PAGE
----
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PET, Plastics Packaging Technologies and Materials in India
Monday, 18 July, 2016, 08 : 00 AM [IST]
Senthil Kumar Kurunthachalam
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Preview
India is one of the fastest developing countries on the globe especially in industrial sector. The growing concerns of humans on food safety are increasing drastically since the emergence of packaged food. Therefore, food industry has great challenges in packaging with highly active and intelligent technical innovations. Because of the advancement in technology the improvements in food quality and safety are assured only to some extent. Particularly, the recent advances in packaging can only fulfil delaying oxidation, controlling -moisture migration, -microbial growth, -respiration rates, -volatile flavours and -aroma retention, ability to provide strength, glosses, grease resistance, heat retention, seal ability, printability and low odour. Packaging can be delineated as the dismal science discipline which plays an important role to make sure the delivery of packed food reaches consumer in the best condition. Therefore, once a packaging food is chosen as appropriate, it is important to understand the extent of any interactions between food and the packaging material. It is highly possible the chemical migration between the food and its packaging or vice versa does occur in trace levels and such migration needs to be assessed to assure it is minimal and less than produce any negative health implications.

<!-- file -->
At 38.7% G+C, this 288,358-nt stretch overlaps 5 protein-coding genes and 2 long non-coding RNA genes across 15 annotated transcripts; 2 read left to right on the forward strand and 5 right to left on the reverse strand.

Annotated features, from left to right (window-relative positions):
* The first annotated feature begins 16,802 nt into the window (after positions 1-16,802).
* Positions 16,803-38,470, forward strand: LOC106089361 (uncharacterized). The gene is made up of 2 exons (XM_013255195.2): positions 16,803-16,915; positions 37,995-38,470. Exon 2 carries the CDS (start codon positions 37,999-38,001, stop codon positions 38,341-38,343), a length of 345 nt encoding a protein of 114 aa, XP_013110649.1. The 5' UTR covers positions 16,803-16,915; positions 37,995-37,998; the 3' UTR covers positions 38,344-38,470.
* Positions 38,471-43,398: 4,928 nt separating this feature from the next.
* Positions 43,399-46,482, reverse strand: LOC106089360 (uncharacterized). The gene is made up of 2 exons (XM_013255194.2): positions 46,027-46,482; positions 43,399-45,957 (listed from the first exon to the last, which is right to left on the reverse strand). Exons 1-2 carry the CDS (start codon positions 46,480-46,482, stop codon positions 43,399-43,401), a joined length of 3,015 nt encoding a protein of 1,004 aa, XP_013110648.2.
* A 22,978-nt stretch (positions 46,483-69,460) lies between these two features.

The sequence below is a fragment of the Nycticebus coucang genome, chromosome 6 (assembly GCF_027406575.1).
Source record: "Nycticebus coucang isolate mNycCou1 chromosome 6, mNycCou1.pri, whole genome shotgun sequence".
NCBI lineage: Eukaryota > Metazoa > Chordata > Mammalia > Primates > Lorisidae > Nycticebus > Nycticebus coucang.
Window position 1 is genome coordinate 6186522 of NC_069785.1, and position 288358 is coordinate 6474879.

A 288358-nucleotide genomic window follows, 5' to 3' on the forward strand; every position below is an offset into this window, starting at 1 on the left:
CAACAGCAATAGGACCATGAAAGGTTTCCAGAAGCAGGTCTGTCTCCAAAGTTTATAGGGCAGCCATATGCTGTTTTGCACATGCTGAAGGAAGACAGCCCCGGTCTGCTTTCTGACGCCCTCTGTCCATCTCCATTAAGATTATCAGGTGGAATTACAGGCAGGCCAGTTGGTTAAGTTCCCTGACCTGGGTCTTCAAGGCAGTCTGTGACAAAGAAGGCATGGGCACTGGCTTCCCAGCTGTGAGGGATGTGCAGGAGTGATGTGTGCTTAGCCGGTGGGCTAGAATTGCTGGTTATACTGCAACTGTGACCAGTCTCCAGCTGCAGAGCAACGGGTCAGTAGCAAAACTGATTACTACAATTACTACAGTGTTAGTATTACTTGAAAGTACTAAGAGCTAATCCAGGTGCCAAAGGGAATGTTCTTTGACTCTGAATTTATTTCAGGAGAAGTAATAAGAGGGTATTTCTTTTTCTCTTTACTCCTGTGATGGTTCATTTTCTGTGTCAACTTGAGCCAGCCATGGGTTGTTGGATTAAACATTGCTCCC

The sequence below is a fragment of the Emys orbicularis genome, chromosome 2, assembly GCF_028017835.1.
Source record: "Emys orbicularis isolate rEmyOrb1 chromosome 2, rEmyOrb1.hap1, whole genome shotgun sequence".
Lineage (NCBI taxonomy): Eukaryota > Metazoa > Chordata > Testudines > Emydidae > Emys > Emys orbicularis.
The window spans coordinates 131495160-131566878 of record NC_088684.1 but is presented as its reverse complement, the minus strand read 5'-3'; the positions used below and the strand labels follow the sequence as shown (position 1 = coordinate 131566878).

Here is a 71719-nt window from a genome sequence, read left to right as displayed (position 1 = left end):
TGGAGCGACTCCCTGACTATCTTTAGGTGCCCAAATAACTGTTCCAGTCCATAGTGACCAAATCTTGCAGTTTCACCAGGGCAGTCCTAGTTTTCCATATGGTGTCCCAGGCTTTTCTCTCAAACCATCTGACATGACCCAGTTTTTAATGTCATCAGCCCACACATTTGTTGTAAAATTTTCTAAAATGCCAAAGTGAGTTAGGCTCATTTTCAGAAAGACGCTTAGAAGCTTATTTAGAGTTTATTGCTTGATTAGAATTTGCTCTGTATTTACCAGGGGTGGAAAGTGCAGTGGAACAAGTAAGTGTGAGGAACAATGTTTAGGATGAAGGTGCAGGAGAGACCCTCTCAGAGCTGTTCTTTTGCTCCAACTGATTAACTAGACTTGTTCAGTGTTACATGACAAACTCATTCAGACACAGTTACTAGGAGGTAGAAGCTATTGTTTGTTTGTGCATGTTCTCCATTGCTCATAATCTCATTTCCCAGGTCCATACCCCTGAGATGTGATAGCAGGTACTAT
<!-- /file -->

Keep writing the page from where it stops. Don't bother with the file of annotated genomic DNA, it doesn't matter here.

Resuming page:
India’s Stand on Packaging Industry
According to the Packaging Industries Association of India (PIAI), packaging is one of the fastest growing industry ranking 11th in the world -starting from packaging food, beverages, fruits, vegetables, drugs, medicines, to highly dangerous products and electronic items. India adapts highly advanced packaging techniques to improve the economy in terms of preservation and maintenanceof quality and prolonged shelf life. Since water became a consumer product, polymer bottles are becoming a universal occurrence. Therefore, the packaging industry growth has led to greater specialisation and sophistication from the human health point of view as well as environment-friendliness of packaging material. The Indian market for all types of packaging materials is estimated from Rs 280-300 billion /year. From this, the consumer packaging market has been estimated at around Rs 148 billion. The annual growth of Indian packaging industry is estimated at 14-15% and expected to double in the near future due to expansion of middle-class families and their rising income.